1911 Encyclopædia Britannica/Gotham, Wise Men of
GOTHAM, WISE MEN OF, the early name given to the people of the village of Gotham, Nottingham, in allusion to their reputed simplicity. But if tradition is to be believed the Gothamites were not so very simple. The story is that King John intended to live in the neighbourhood, but that the villagers, foreseeing ruin as the cost of supporting the court, feigned imbecility when the royal messengers arrived. Wherever the latter went they saw the rustics engaged in some absurd task. John, on this report, determined to have his hunting lodge elsewhere, and the “wise men” boasted, “we ween there are more fools pass through Gotham than remain in it.” The “foles of Gotham” are mentioned as early as the 15th century in the Towneley Mysteries; and a collection of their “jests” was published in the 16th century under the title Merrie Tales of the Mad Men of Gotham, gathered together by A.B., of Phisicke Doctour. The “A.B.” was supposed to represent Andrew Borde or Boorde (1490?–1549), famous among other things for his wit, but he probably had nothing to do with the compilation. As typical of the Gothamite folly is usually quoted the story of the villagers joining hands round a thornbush to shut in a cuckoo so that it would sing all the year. The localizing of fools is common to most countries, and there are many other reputed “imbecile” centres in England besides Gotham. Thus there are the people of Coggeshall, Essex, the “carles of Austwick,” Yorkshire, “the gowks of Gordon,” Berwickshire, and for many centuries the charge of folly has been made against “silly” Suffolk and Norfolk (Descriptio Norfolciensium about 12th century, printed in Wright’s Early Mysteries and other Latin Poems). In Germany there are the Schildburgers, in Holland the people of Kampen. Among the ancient Greeks Boeotia was the home of fools; among the Thracians, Abdera; among the ancient Jews, Nazareth.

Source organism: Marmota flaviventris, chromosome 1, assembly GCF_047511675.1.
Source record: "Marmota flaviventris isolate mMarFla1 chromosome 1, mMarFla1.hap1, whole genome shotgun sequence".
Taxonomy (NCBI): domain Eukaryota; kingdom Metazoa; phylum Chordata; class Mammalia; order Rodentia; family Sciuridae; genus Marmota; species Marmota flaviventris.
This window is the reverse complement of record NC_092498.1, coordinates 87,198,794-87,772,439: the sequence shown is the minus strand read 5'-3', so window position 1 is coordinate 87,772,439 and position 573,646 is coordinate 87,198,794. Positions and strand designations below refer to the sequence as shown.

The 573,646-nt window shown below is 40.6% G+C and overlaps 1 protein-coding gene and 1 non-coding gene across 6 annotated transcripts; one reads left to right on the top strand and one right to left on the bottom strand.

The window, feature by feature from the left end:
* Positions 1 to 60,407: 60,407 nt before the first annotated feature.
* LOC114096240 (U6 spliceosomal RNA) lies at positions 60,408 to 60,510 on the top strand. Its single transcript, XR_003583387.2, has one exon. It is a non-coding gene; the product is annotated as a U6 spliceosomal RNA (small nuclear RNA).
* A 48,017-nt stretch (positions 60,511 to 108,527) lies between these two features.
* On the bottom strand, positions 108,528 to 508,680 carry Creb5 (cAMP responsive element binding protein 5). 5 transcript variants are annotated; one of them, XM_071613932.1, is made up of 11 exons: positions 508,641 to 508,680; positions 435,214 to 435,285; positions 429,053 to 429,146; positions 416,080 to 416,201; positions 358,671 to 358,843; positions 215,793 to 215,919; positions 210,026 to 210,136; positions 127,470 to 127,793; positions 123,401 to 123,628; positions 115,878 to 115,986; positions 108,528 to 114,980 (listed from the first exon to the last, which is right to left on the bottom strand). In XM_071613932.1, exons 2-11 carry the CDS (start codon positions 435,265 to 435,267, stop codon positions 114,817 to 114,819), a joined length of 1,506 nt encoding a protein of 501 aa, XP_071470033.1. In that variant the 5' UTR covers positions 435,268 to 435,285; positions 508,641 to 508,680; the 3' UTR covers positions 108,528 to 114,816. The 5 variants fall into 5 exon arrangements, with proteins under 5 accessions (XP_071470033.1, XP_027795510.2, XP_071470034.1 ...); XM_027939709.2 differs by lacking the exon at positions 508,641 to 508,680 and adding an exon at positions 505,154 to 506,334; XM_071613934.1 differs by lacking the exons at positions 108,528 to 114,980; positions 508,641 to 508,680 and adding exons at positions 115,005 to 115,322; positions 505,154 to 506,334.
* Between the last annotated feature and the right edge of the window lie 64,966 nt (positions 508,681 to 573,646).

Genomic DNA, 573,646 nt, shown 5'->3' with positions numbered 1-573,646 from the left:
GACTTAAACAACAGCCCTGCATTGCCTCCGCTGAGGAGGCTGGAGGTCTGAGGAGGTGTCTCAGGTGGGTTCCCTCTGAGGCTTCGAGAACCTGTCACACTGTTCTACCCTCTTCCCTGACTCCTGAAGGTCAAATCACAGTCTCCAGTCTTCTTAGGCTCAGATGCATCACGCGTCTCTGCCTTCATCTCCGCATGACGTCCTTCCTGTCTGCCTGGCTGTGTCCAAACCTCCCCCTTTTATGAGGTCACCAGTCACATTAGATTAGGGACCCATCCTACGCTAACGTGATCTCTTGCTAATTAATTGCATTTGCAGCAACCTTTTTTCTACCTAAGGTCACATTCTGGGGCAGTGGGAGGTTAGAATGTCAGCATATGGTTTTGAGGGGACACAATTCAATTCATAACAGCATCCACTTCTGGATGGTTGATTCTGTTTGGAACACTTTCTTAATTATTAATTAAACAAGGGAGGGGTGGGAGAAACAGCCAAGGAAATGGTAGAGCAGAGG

See W. A. Clouston, Book of Noodles (London, 1888); R. H. Cunningham, Amusing Prose Chap-books (1889).